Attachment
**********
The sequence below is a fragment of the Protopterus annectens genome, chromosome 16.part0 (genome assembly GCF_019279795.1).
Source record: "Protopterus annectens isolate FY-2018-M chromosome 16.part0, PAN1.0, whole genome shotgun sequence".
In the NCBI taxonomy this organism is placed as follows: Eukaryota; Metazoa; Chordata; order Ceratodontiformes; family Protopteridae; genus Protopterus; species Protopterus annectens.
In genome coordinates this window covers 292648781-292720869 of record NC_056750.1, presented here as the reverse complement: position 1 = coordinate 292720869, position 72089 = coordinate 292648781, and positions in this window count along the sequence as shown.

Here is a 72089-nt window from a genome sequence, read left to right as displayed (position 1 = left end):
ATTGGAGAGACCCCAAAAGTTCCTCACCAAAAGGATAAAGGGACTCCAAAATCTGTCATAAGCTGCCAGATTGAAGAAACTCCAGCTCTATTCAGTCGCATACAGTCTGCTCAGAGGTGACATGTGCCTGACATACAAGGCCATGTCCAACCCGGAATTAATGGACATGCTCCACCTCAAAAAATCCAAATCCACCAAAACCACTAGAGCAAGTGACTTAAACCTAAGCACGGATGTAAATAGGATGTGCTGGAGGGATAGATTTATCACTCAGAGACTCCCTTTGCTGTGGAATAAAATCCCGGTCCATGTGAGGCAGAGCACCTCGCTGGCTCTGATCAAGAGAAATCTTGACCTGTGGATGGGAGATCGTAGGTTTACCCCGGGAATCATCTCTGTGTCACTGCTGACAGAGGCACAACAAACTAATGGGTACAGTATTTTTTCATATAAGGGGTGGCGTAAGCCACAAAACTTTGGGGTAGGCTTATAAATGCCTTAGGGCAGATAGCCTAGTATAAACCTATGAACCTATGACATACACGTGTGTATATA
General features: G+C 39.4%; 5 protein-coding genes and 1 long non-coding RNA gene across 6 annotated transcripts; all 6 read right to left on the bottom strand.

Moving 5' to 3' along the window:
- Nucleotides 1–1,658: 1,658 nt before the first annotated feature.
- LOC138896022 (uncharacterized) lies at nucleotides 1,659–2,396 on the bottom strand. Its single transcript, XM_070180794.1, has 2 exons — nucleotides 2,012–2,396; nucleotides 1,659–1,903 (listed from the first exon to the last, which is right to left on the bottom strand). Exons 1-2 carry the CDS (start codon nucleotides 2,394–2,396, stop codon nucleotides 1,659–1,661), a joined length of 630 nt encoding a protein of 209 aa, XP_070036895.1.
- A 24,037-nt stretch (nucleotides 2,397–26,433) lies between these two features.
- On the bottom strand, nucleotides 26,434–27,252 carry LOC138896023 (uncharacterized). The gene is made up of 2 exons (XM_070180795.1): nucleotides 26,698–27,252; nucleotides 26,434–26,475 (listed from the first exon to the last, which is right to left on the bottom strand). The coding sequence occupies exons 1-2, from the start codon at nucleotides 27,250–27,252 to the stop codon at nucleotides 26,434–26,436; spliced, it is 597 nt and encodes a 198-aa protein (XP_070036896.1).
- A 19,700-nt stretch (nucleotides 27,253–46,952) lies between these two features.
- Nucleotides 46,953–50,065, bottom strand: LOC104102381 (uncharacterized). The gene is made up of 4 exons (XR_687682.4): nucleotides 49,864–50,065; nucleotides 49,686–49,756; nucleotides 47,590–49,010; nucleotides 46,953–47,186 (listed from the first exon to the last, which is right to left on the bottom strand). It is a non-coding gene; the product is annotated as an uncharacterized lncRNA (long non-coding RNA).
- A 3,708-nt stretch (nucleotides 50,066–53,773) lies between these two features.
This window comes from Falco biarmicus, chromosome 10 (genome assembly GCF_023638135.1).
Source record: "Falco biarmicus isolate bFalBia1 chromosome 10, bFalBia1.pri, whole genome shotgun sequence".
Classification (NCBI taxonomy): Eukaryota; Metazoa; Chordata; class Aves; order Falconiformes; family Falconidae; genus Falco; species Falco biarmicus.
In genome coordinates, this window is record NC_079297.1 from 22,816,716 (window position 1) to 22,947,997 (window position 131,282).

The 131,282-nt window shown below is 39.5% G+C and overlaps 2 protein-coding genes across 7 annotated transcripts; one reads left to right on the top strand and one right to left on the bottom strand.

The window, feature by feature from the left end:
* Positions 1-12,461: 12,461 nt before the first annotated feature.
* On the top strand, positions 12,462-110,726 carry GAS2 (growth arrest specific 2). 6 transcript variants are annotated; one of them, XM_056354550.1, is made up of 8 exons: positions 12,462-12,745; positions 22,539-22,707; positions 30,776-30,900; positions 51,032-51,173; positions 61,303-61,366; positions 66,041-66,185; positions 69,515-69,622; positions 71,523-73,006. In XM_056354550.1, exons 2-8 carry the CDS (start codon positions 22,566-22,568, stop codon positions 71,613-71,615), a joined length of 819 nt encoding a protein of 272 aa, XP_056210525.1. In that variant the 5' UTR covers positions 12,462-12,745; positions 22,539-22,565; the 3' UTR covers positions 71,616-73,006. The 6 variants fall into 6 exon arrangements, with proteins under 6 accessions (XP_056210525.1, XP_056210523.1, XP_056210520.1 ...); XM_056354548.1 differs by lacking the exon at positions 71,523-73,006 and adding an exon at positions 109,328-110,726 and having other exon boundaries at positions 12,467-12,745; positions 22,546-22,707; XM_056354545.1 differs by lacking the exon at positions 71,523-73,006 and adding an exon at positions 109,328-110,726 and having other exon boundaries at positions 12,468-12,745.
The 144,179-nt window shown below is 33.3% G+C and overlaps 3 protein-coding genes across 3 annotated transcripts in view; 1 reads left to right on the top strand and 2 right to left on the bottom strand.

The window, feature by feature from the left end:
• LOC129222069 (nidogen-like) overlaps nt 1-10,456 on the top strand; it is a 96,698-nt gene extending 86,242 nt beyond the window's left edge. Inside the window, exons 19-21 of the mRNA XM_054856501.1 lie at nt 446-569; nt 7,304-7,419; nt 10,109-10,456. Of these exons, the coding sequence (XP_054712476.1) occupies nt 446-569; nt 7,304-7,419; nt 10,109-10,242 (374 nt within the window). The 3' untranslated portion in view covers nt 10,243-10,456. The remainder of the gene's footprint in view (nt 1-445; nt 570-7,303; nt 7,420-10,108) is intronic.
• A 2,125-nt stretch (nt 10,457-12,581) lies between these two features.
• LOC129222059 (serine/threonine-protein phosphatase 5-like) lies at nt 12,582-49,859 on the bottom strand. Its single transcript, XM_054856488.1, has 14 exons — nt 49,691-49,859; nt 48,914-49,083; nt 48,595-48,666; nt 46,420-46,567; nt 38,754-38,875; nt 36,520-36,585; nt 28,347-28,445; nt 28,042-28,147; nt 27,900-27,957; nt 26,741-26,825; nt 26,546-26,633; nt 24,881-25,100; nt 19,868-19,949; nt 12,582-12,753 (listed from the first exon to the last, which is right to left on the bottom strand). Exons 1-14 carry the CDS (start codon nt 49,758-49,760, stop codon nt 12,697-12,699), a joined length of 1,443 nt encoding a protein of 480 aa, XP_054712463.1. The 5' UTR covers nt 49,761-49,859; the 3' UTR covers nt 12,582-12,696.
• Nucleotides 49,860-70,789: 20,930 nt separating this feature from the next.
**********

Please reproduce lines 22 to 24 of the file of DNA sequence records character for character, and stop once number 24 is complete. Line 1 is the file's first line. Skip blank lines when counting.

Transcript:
* Positions 1-12,461: 12,461 nt before the first annotated feature.
* On the top strand, positions 12,462-110,726 carry GAS2 (growth arrest specific 2). 6 transcript variants are annotated; one of them, XM_056354550.1, is made up of 8 exons: positions 12,462-12,745; positions 22,539-22,707; positions 30,776-30,900; positions 51,032-51,173; positions 61,303-61,366; positions 66,041-66,185; positions 69,515-69,622; positions 71,523-73,006. In XM_056354550.1, exons 2-8 carry the CDS (start codon positions 22,566-22,568, stop codon positions 71,613-71,615), a joined length of 819 nt encoding a protein of 272 aa, XP_056210525.1. In that variant the 5' UTR covers positions 12,462-12,745; positions 22,539-22,565; the 3' UTR covers positions 71,616-73,006. The 6 variants fall into 6 exon arrangements, with proteins under 6 accessions (XP_056210525.1, XP_056210523.1, XP_056210520.1 ...); XM_056354548.1 differs by lacking the exon at positions 71,523-73,006 and adding an exon at positions 109,328-110,726 and having other exon boundaries at positions 12,467-12,745; positions 22,546-22,707; XM_056354545.1 differs by lacking the exon at positions 71,523-73,006 and adding an exon at positions 109,328-110,726 and having other exon boundaries at positions 12,468-12,745.
The 144,179-nt window shown below is 33.3% G+C and overlaps 3 protein-coding genes across 3 annotated transcripts in view; 1 reads left to right on the top strand and 2 right to left on the bottom strand.